Director: Gabriel Mascaro
Screenplay: Gabriel Mascaro
Starring: Juliano Cazarré, Maeve Jinkings, Alyne Santana, Vinícius de Oliveira, Carlos Pessoa
Country: Brazil, Uruguay, Netherlands
Running Time: 101 min
Year: 2015
BBFC Certificate: 18

I usually open my reviews with an explanation of why I was drawn to watching the film. These days I’m lucky enough to pick titles I wish to review, so I go for films I’m genuinely interested in watching and I like to let readers know my personal approach towards that viewing. This ‘cherry picking’ might explain why my ratings tend to lean heavily towards the positive. However, now and again I’m sent a surprise disc by my various label/PR contacts. Often I’m too busy and set them aside or pass them to someone else to review, but now and again I find a free evening and think ‘why not?’ This was the case with ‘Neon Bull’. I knew little about the film, so when a press release was sent out a while ago I didn’t pay it much attention. However, when an attractively packaged copy landed on my doorstep the other week I figured I should give it a shot.

Neon Bull follows the lives of a group of bull wranglers, who work for a touring Brazilian rodeo troupe. They work hard in grim, filthy conditions and the sweltering Brazillian heat, but some have grander dreams. In particular, Iremar (Juliano Cazarré) has ambitions to be a tailor and is fascinated by fashion. He spends his spare evenings designing and sewing a dress out of material he finds lying around after a show. Other members of the team include the slovenly Zé (Carlos Pessoa) and Galega (Maeve Jinkings), a young woman bringing up her precocious daughter Cacá (Alyne Santana) in this tough setting. Later, Junior (Vinícius de Oliveira) replaces Zé, and his dedication to his looks (particularly his hair) seems to make Iremar jealous.

Throughout the film we watch the group get on with their lives with only a few noteworthy dramatic incidents. It verges on being an ethnographic film in terms of how little it relies on narrative and instead seems more interested in observing the group’s hard work. By allowing improvisation among the cast and mixing known stars with non-actors, there’s an inherent naturalism in the performances too which adds to the ethnographic vibe, even if it’s not a documentary by any stretch.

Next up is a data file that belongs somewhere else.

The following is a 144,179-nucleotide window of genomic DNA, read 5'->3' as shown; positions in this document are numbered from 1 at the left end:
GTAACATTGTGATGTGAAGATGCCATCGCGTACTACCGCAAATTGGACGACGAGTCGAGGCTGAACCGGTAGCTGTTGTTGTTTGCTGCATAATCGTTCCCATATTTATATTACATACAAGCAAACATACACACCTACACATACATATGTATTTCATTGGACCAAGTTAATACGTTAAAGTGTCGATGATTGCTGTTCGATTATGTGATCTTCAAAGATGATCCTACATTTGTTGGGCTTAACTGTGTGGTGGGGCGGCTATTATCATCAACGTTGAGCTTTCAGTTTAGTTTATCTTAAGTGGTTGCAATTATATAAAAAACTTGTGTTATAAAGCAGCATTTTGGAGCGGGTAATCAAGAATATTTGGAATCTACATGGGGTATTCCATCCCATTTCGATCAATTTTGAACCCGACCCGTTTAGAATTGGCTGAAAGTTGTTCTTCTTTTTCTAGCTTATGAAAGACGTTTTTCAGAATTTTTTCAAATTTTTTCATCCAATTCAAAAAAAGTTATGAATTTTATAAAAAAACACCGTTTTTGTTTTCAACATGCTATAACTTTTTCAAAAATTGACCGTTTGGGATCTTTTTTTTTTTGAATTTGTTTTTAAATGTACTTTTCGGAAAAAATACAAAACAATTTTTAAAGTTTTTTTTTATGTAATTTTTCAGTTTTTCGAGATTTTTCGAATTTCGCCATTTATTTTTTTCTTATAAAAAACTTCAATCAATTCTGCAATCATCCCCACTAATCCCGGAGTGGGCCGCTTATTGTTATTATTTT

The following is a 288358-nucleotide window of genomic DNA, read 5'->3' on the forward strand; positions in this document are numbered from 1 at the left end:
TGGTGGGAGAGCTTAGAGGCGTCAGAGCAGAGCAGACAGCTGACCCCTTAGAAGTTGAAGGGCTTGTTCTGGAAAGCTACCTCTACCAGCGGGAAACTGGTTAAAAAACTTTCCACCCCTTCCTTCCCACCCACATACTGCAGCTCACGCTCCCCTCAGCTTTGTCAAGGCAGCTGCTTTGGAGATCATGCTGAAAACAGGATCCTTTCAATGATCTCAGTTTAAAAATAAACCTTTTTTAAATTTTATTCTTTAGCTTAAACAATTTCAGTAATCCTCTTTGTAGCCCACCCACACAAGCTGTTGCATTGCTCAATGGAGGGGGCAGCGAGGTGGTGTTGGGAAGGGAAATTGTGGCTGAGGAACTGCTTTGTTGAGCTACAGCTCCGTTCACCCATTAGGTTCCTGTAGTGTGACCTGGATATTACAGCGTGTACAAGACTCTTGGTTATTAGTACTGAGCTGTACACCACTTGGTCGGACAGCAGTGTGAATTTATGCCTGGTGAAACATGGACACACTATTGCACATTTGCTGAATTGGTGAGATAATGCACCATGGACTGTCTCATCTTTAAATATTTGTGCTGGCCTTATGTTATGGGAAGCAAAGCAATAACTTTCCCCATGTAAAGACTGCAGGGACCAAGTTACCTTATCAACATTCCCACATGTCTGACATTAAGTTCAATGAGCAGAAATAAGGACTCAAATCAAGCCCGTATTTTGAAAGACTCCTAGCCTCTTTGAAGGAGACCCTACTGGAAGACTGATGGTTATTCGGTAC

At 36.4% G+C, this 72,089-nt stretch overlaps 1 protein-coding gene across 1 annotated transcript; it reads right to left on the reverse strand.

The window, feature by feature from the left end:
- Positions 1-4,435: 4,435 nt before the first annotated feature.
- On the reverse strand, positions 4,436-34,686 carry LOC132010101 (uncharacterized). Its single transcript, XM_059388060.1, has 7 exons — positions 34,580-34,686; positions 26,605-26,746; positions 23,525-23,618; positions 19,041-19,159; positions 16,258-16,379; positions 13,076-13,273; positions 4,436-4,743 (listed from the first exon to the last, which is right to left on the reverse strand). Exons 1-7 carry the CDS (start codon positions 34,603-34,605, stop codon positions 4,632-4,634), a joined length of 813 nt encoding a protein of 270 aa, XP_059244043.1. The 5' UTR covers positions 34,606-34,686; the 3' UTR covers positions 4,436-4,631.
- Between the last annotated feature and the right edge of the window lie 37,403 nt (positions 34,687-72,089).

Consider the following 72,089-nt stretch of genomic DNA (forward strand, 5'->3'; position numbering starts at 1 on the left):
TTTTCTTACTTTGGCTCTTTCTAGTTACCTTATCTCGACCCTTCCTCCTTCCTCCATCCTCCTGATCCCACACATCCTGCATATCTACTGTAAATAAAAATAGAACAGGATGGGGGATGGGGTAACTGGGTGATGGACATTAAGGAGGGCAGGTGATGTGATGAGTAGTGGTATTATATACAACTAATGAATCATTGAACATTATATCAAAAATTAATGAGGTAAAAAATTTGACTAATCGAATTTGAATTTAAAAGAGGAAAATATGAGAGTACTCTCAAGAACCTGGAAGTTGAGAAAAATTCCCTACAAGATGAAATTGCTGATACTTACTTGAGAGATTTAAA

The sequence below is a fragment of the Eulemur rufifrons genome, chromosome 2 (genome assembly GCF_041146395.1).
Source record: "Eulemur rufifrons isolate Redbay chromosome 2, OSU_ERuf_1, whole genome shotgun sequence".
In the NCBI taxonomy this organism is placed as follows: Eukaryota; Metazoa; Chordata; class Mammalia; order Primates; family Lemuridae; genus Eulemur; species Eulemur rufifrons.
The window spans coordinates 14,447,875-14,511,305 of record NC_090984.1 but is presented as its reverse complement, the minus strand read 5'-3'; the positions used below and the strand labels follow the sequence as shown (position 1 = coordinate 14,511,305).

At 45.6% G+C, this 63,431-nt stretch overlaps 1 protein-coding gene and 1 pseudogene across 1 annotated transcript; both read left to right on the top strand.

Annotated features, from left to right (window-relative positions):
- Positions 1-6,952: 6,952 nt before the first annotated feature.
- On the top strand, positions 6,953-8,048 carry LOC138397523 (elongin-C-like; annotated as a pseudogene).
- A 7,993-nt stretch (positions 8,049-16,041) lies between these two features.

What makes the film interesting though (for me at least) is that it isn’t presented in a style more associated with naturalism. It’s gorgeously shot with occasional bold colours and long, fairly static shots, instead of the drab-looking shaky handheld camerawork too many filmmakers believe is required for ‘realistic’ filmmaking. Neon Bull is a truly beautiful film, yet manages to not feel artificially stylised, other than in a couple of surreal dream sequences. These are the most striking scenes in the film. One, shown on the cover, sees a woman perform a seductive dance routine with a horse’s head on hers, bathed in red neon light (although this may not be a dream as we see a repeat of it later with an audience). Another sees Zé, in a dim spotlit space, groom and caress a horse in a weirdly sexual fashion.

Speaking of which, the film is loaded with sexual symbolism, but not in a typical way. Instead, director Gabriel Mascaro mixes more frank and animalistic representations of eroticism and bodily functions. The bulls and horses in the film are often framed by the side of such symbolism or are figures of it, making it clear that Mascaro is making a statement about the animalistic nature of man. The bestial is also often mixed with the gaudy excesses of modern society to show that we may think we’re an advanced species, but we still shit, piss and fuck like animals.

However, other than this comparison and the seemingly natural portrayal of a world little know outside of Brazil, I didn’t feel the film was saying much of interest. So it felt quite slight and meandering. Saying that, it never felt overlong or boring. I was drawn to its languid atmosphere, helped by its strange beauty, mixing naturalism with careful composition and wonderful use of colour. Maybe it’s more of a curiosity than a classic I’ll return to frequently then, but it’s certainly a unique film and one I’m glad I gave a chance.

Neon Bull is out now on Blu-Ray and DVD in the UK, released by Second Run. The picture and audio quality are superb.

A few special features are included too:

– Neon Bull (2015) – presented complete and uncut from a brand new transfer of the film
– Interview with director Gabriel Mascarao
– Extended ‘Making of’ featurette
– Booklet featuring writing on the film by Brazilian composer Caetano Veloso and Little White Lies editor-in-chief David Jenkins

The interview, ‘making of’ and booklet are all essential and help discover the director’s intentions and give a glimpse of the production process.

Neon Bull
3.5Overall Score
Reader Rating: (0 Votes)

About The Author

Editor of films and videos as well as of this site. On top of his passion for film, he also has a great love for music and his family.

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